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In the midst of all the chatter about the changing nature of fashion week and the hype surrounding the direct-to-consumer model, one major fashion house is actually pulling the trigger.
Burberry announced Friday morning that they are scrapping the idea of seasons altogether. Instead, the British label will show two “seasonless” collections annually during London Fashion Week, beginning in September. They also announced that menswear will be shown alongside the womenswear during the LFW presentations, rather than during London Collections: Men.
Burberry noted in a statement, however, that they are working with London Collections: Men, “to create new ways of playing a significant part in these key moments in the men’s fashion calendar.”
Additionally, these biannual collections will be immediately shoppable both in stores and online following the presentations, meaning that consumers won’t face the typical six-month wait before the pieces pop up in retailers. Said CEO and chief creative Christopher Bailey in a release, “The changes we are making will allow us to build a closer connection between the experience that we create with our runway shows and the moment when people can physically explore the collections for themselves.”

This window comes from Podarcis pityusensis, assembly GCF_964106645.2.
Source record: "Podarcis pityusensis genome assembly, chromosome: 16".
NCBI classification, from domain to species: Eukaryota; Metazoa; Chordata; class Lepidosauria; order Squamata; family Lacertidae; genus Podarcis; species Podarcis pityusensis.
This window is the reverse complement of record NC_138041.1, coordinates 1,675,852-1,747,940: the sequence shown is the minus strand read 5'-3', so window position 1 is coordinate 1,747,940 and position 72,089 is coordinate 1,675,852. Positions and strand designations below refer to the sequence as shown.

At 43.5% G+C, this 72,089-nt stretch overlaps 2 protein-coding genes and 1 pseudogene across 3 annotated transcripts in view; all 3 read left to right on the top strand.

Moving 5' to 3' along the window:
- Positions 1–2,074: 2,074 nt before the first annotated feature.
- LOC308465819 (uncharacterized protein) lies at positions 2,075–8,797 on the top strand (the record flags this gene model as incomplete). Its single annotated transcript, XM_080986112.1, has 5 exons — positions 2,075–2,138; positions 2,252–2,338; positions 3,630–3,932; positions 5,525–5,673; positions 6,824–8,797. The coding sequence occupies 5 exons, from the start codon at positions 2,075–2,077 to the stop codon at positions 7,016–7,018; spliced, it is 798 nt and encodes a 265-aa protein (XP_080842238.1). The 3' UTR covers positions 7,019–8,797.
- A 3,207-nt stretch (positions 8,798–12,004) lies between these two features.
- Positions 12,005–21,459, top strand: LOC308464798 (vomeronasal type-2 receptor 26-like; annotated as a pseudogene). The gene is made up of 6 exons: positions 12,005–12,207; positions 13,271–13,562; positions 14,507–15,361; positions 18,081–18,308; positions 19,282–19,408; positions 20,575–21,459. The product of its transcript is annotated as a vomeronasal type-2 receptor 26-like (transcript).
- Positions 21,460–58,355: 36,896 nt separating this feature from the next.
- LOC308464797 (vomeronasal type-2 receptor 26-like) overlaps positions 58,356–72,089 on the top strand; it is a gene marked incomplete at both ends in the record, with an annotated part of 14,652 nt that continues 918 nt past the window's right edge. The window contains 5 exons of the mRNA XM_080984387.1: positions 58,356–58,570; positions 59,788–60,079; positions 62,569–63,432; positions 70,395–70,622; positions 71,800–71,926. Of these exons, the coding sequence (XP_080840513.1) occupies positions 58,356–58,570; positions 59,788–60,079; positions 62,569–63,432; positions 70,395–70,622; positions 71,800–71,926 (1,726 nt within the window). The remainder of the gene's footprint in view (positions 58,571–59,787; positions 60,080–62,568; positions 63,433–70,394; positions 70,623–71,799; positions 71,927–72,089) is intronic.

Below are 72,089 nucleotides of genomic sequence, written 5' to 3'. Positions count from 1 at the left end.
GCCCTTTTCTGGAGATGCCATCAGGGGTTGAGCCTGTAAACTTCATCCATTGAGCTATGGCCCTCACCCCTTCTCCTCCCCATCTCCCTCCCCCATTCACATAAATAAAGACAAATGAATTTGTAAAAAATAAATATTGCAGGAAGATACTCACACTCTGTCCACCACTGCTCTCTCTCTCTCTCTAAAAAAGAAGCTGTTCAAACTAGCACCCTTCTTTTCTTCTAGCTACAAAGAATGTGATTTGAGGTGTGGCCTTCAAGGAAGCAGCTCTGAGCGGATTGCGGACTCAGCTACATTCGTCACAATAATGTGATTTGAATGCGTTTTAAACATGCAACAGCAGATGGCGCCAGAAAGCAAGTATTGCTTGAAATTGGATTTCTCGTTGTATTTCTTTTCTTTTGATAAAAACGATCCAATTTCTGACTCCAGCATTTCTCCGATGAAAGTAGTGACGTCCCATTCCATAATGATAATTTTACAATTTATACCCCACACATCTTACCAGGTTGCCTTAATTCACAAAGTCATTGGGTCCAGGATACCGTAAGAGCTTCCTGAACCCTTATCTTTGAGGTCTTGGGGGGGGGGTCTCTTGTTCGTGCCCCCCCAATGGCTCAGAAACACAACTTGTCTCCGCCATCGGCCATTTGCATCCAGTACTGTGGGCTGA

Bailey added, “Our shows have been evolving to close this gap for some time. From livestreams, to ordering straight from the runway to live social media campaigns, this is the latest step in a creative process that will continue to evolve.”
Indeed, Burberry has been carving out a new identity recently, tapping into social media platforms like Snapchat and recruiting millennial influencers like Brooklyn Beckham to engage a younger audience. Additionally, the label recently streamlined by merging its Brit, London and Prorsum lines under one cohesive Burberry umbrella.
While smaller designer labels, including Misha Nonoo, Rebecca Minkoff and Thakoon have announced similar changes in their presentation structures, which emphasize getting product into the consumer’s hands as soon as possible, Burberry marks the first large scale fashion house to take the plunge into a non traditional model.
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